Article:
Negotiating Tips , Negotiation Strategies , Planning for Negotiations , Business Negotiation May 24, 2007

Price Negotiations

An independent study by the McKinsey Consulting Group indicates "the fastest and most effective way to enhance corporate earnings is to raise prices. " There are a variety of ways to increase earnings...

An independent study by the McKinsey Consulting Group indicates "the fastest and most effective way to enhance corporate earnings is to raise prices."

There are a variety of ways to increase earnings. Obviously a company can raise prices or reduce costs. A company can also often enhance earnings by increasing their volume of business – provided there are no additional costs – this is referred to as "business efficiency." What is surprising about this McKinsey study is the huge impact just a small price increase has on corporate earnings – as compared to the impact for the same amount of cost savings.

McKinsey says that "for a typical S&P 1500 corporation, a 1 percent increase lifts operating profits by 8 percent. This impact is nearly 50 percent greater than what would occur with a 1 percent reduction in variable costs (such as direct labor) and more than three times greater than the impact of a 1 percent increase in sales volume."

So anyone negotiating a sale needs to remember what just 1 or 2 percent can do for the company’s bottom line. Be careful with your concessions. If you are forced to provide a price concession, don't forget to ask for something in return. During your discovery process, search for "Both-Win" ways to help your customer while at the same time enhance the price you are going to get.

And don't give it away! The impact of a few percentage points in price goes both ways. From McKinsey: "A decrease of 1 percent in average prices has the opposite effect, bringing down operating profits by that same 8 percent if other factors remain steady. Managers may hope that higher volumes will compensate for revenues lost from lower prices and thereby raise profits, but this rarely happens; to continue our examination of typical S&P 1500 economics, volumes would have to rise by 18.7 percent just to offset the profit impact of a 5 percent price cut. Such demand sensitivity to price cuts is extremely rare. A strategy based on cutting prices to increase volumes and, as a result, to raise profits is generally doomed to failure in almost every market and industry."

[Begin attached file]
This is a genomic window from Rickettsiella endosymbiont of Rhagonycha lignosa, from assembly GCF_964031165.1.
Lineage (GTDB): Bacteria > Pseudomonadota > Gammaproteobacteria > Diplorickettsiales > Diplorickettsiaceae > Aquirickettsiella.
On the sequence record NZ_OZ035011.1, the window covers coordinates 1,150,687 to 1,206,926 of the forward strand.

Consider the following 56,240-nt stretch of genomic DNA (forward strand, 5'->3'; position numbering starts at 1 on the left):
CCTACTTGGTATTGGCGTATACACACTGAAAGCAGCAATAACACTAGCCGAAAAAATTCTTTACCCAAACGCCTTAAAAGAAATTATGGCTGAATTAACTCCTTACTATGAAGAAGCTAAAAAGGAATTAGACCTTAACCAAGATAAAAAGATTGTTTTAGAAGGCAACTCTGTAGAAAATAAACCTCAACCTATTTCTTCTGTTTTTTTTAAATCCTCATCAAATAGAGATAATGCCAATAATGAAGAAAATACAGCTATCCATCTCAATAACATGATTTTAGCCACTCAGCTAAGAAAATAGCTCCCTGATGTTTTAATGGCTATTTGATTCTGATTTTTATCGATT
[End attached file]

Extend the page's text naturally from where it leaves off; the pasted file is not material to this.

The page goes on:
In the course of a business transaction, there are many negotiations taking place where price erosion can occur. There are often a variety of discounts, incentives, promotions and other giveaways that help close a deal. After an order is placed there may also be cash discounts, prompt payment discounts, extended payment terms (i.e. 60-90-120 days to pay), volume discounts or even rebates. Some negotiations even deal with 'performance penalties' that provide customers discounts if for some reason delivery schedules are not met or orders are not filled according to plan. Each one of these elements, if not negotiated appropriately, allows profits to "leak away."

Prices are impacted by hundreds, sometimes thousands, of individual negotiations each day. Standard and discretionary discounts allow percentage points of revenue to drip off the table one transaction at a time. At the end of the day, you have to look at what really the company is really putting into its pocket. With all of these negotiations happening, there are ways to find and capture an additional 1 or 2 percent. It pays to use your negotiating skills!
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